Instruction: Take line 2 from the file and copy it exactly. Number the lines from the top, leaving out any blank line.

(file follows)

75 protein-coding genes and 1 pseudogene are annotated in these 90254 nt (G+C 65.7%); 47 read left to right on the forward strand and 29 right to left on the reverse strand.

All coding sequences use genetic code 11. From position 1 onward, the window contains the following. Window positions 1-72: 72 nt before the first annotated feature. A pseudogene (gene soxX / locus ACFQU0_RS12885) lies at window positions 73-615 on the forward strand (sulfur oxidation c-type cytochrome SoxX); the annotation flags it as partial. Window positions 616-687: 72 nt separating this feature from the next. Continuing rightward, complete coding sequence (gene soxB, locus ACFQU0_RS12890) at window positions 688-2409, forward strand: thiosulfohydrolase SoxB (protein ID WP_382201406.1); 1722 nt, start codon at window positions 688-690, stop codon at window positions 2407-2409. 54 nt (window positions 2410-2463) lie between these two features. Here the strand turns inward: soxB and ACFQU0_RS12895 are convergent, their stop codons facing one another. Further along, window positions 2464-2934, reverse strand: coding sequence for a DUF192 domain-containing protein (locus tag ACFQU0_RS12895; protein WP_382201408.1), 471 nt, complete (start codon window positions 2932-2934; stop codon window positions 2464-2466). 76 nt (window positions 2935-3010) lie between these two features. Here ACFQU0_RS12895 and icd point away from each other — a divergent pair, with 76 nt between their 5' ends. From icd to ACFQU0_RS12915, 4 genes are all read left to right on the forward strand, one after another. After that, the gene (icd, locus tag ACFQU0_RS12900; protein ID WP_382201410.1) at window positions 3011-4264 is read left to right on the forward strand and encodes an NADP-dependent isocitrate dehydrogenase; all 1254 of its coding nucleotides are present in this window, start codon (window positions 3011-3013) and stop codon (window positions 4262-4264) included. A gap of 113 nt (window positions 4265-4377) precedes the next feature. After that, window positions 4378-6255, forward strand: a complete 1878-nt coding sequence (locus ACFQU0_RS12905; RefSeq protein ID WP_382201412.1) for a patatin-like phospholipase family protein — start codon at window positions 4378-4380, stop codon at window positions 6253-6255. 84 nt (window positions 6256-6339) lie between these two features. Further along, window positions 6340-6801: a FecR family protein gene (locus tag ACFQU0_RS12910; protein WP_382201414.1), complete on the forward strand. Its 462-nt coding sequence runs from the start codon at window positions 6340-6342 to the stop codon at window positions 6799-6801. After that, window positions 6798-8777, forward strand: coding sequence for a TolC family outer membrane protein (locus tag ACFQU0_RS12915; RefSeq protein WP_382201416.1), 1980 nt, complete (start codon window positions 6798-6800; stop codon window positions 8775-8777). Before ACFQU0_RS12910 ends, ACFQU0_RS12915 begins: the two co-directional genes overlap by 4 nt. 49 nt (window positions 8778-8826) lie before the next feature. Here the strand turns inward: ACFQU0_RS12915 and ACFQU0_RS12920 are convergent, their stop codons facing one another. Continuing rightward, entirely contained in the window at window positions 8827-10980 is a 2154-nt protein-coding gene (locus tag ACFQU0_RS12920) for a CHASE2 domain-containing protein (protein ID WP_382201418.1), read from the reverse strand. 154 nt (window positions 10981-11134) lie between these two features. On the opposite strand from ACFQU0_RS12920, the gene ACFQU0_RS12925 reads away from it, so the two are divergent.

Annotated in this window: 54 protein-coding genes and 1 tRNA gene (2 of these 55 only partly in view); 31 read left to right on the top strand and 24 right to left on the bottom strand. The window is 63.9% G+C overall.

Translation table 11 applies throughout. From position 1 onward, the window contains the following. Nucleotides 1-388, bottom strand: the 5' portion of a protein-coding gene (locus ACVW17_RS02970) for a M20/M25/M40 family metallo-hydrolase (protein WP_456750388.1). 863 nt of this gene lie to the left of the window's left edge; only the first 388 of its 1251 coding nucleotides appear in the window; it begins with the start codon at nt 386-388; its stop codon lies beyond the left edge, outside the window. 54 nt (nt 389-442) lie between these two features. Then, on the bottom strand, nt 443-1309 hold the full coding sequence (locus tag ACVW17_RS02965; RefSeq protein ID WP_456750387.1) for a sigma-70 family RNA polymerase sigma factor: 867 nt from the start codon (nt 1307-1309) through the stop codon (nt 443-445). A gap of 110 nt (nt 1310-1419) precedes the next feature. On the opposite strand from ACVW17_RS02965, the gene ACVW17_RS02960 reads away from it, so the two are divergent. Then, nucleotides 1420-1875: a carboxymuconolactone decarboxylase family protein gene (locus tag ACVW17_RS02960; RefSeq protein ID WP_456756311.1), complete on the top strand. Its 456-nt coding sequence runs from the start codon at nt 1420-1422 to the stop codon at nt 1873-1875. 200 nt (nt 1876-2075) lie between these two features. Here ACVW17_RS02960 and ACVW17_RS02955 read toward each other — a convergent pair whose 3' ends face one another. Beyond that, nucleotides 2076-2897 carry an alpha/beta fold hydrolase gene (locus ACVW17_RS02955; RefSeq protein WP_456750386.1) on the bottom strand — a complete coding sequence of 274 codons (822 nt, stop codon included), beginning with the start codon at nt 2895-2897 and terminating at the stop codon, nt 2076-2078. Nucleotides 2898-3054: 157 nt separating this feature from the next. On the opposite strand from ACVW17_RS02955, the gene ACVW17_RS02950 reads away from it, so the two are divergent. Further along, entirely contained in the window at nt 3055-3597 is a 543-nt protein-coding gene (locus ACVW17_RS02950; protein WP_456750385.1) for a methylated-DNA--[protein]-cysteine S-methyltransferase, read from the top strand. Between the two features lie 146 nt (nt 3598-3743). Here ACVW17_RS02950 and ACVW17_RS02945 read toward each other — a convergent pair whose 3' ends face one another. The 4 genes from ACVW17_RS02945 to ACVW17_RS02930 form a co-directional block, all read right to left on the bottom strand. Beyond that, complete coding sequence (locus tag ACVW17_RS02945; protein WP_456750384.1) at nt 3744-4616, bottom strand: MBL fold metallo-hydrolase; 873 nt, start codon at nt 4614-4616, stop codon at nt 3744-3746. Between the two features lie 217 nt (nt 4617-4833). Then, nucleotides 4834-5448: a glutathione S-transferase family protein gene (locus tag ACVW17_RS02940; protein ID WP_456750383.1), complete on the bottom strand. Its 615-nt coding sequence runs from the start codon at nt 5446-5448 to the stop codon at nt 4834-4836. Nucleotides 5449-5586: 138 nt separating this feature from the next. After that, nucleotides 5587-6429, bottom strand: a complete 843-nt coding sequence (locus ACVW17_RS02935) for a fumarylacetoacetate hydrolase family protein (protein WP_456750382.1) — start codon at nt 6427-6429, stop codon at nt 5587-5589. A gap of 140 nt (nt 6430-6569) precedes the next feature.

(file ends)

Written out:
All coding sequences use genetic code 11. From position 1 onward, the window contains the following. Window positions 1-72: 72 nt before the first annotated feature. A pseudogene (gene soxX / locus ACFQU0_RS12885) lies at window positions 73-615 on the forward strand (sulfur oxidation c-type cytochrome SoxX); the annotation flags it as partial. Window positions 616-687: 72 nt separating this feature from the next. Continuing rightward, complete coding sequence (gene soxB, locus ACFQU0_RS12890) at window positions 688-2409, forward strand: thiosulfohydrolase SoxB (protein ID WP_382201406.1); 1722 nt, start codon at window positions 688-690, stop codon at window positions 2407-2409. 54 nt (window positions 2410-2463) lie between these two features. Here the strand turns inward: soxB and ACFQU0_RS12895 are convergent, their stop codons facing one another. Further along, window positions 2464-2934, reverse strand: coding sequence for a DUF192 domain-containing protein (locus tag ACFQU0_RS12895; protein WP_382201408.1), 471 nt, complete (start codon window positions 2932-2934; stop codon window positions 2464-2466). 76 nt (window positions 2935-3010) lie between these two features. Here ACFQU0_RS12895 and icd point away from each other — a divergent pair, with 76 nt between their 5' ends. From icd to ACFQU0_RS12915, 4 genes are all read left to right on the forward strand, one after another. After that, the gene (icd, locus tag ACFQU0_RS12900; protein ID WP_382201410.1) at window positions 3011-4264 is read left to right on the forward strand and encodes an NADP-dependent isocitrate dehydrogenase; all 1254 of its coding nucleotides are present in this window, start codon (window positions 3011-3013) and stop codon (window positions 4262-4264) included. A gap of 113 nt (window positions 4265-4377) precedes the next feature. After that, window positions 4378-6255, forward strand: a complete 1878-nt coding sequence (locus ACFQU0_RS12905; RefSeq protein ID WP_382201412.1) for a patatin-like phospholipase family protein — start codon at window positions 4378-4380, stop codon at window positions 6253-6255. 84 nt (window positions 6256-6339) lie between these two features. Further along, window positions 6340-6801: a FecR family protein gene (locus tag ACFQU0_RS12910; protein WP_382201414.1), complete on the forward strand. Its 462-nt coding sequence runs from the start codon at window positions 6340-6342 to the stop codon at window positions 6799-6801. After that, window positions 6798-8777, forward strand: coding sequence for a TolC family outer membrane protein (locus tag ACFQU0_RS12915; RefSeq protein WP_382201416.1), 1980 nt, complete (start codon window positions 6798-6800; stop codon window positions 8775-8777). Before ACFQU0_RS12910 ends, ACFQU0_RS12915 begins: the two co-directional genes overlap by 4 nt. 49 nt (window positions 8778-8826) lie before the next feature. Here the strand turns inward: ACFQU0_RS12915 and ACFQU0_RS12920 are convergent, their stop codons facing one another. Continuing rightward, entirely contained in the window at window positions 8827-10980 is a 2154-nt protein-coding gene (locus tag ACFQU0_RS12920) for a CHASE2 domain-containing protein (protein ID WP_382201418.1), read from the reverse strand. 154 nt (window positions 10981-11134) lie between these two features. On the opposite strand from ACFQU0_RS12920, the gene ACFQU0_RS12925 reads away from it, so the two are divergent.